Crownpoint Roars Back

March 18, 2017 by Mary Walker

The Crownpoint Rug Auction is Reborn

In August of 2014, the Crownpoint Rug Auction was cancelled as the result of financial mismanagement. The situation jeopardized the auction, a source of income for 100+ Navajo weavers. Crownpoint community leaders, the auctioneers, and concerned buyers formed a new association, the Navajo Rug Weavers Association in September of 2014.  After two plus years in operation, the new venture stands on solid ground.  

The association is headed by Crownpoint chapter president Rita Capitan and is staffed by a group of dedicated volunteers.  Buyers can now use credit cards with a 4% surcharge, a significant convenience that increases sales.  There are still some growing pains. Lines to check rugs in are long.  Both buyer and seller checkout lines  become lengthy at the end of the auction.   Sales slow in the winter, but pick up as the summer and fall travel seasons approach.  

Ready to Go to the Crownpoint Rug Auction?  

Lena Tahe Rug at the Crownpoint Rug Auction

Lena Tahe's unique feather design was a crowd favorite at the February 2017 Crownpoint Auction. Lena drives over three hours to bring her pieces to Crownpoint.

The auction is held on the second Friday of each month.  It is held at the Crownpoint Elementary School cafeteria.  Weavers start checking their rugs in at 4:00 PM and the auction is scheduled to begin at 7:00 pm.  Auction intake continues, though, until all the rugs are checked in, which can delay the auction start, sometimes by about half an hour.  Between 4:oo PM and 6:30 PM, buyers can preview the rugs, shop the vendor tables for jewelry, pottery and other Native American crafts.  There are usually Navajo tacos and frybread for sale.  

There are no overnight accommodations in Crownpoint and most buyers stay in Farmington, NM or Gallup, NM.  You'll be driving 50-70 miles in the dark on reservation roads.  All are paved, but it's wise to observe the posted speed limit and be observant in case there is livestock on the road.  If you think that you see a horse walking down the middle of the road, you probably do.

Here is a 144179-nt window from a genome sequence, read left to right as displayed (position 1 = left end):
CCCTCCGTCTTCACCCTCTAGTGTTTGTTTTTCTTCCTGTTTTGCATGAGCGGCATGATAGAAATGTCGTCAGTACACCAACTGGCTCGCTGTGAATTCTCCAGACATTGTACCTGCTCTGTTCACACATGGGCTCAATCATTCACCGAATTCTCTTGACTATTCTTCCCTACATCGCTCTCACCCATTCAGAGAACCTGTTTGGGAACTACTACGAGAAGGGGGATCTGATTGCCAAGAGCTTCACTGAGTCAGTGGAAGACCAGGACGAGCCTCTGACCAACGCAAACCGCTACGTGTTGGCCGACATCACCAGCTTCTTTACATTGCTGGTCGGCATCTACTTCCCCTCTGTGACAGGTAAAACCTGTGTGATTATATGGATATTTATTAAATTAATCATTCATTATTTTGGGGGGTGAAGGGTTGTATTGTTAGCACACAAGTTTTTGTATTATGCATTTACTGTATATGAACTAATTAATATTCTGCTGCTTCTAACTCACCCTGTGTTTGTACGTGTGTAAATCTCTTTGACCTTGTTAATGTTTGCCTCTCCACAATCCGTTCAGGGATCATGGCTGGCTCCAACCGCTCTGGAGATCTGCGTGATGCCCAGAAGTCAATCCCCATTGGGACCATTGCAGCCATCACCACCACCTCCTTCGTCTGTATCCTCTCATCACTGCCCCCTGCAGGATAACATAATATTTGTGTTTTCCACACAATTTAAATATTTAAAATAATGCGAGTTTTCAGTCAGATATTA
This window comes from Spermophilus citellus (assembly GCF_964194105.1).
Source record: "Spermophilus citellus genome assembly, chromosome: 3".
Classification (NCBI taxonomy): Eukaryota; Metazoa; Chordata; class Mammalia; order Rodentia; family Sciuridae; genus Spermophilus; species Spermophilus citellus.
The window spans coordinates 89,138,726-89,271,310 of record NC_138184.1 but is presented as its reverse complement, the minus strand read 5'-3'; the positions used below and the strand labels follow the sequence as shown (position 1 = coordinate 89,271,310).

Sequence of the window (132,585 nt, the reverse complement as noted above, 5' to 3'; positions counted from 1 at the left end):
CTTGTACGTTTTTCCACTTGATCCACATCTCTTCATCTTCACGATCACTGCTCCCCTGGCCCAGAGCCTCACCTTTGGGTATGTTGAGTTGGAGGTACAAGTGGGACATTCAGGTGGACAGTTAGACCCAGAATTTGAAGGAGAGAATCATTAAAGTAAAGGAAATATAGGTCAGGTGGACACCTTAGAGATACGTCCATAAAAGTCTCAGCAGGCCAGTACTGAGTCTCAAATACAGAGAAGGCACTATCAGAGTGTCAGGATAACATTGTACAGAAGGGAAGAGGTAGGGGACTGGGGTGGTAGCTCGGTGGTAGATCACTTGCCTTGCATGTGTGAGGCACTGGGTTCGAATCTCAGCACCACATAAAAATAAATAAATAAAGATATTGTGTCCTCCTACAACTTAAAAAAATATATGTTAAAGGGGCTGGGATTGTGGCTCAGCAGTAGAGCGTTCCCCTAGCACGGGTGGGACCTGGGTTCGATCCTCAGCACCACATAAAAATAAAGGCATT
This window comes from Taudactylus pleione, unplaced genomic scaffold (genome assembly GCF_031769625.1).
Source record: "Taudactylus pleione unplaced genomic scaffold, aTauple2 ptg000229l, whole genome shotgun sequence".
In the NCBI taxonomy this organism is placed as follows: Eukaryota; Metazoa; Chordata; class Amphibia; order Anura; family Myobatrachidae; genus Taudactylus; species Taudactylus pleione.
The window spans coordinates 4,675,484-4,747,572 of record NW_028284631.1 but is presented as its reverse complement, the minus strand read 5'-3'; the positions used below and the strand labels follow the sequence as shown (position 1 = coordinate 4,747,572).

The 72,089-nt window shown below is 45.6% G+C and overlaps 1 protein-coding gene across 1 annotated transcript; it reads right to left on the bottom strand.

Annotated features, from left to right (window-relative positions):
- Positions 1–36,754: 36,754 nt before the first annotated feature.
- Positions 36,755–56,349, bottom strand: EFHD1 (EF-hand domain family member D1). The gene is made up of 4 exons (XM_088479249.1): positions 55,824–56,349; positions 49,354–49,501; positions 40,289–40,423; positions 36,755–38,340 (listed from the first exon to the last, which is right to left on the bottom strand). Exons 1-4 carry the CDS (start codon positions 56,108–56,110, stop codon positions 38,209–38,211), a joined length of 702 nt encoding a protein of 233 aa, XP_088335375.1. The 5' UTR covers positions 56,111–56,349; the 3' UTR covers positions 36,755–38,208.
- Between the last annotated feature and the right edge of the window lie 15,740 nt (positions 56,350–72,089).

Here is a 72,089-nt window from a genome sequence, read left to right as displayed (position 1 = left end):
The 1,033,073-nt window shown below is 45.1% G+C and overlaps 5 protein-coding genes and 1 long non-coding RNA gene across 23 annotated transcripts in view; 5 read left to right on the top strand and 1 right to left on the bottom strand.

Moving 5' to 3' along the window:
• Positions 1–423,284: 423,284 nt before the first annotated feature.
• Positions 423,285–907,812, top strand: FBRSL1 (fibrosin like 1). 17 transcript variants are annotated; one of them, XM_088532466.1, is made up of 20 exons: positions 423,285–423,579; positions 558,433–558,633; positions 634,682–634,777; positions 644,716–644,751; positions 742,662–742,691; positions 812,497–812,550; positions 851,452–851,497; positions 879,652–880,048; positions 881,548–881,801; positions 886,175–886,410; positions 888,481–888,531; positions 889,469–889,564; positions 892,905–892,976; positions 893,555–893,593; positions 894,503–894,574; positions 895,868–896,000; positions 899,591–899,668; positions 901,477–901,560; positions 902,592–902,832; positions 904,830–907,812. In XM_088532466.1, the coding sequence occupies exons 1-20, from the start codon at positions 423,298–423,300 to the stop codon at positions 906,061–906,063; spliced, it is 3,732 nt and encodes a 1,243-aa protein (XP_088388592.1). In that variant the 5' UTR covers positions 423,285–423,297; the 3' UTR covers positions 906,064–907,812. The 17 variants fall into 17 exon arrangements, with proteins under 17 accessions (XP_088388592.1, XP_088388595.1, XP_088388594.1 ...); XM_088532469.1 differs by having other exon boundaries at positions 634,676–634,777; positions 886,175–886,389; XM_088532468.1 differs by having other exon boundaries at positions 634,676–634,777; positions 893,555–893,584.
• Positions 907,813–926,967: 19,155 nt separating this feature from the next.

Is it Worth the Trip?  

Absolutely.  You can help a weaver keep the lights on, keep the truck running and maybe even buy a few extras.  The rugs range in price from $20 to over $5000.  Weaver's pay a 15% commission, so a $1000 sale will net the weaver $850.  There is no buyer's premium.  Some of the best buys are the larger rugs.  If you find a rug that you like, it's a good idea to have a price range in mind.  When the bidding starts, you can easily get caught up in the excitement of the auction and spend more than you'd intended.  Finally, although each rug has a number, the rugs don't come up in any sequence, so you don't know exactly when the rug you're interested in will come up. 

Watch a Rug Sell! 

Crownpoint Rug Auction bidder

A bidder gets ready for the auction!

When your rug does come up, you need to be ready to act in a hurry. The auction is fast paced.  Take a look at the recent sale of Susie Chee Bahe's Storm Pattern at the March 2017 auction.  Now, mind you, this is about the most exciting two minutes of bidding that has happened at Crownpoint in the last five years, but you don't want to miss the next one like this, do you?  Of course not.  The next auction is on April 14.  See you there!  You can get more information at the Rug Auction at Crownpoint web site.


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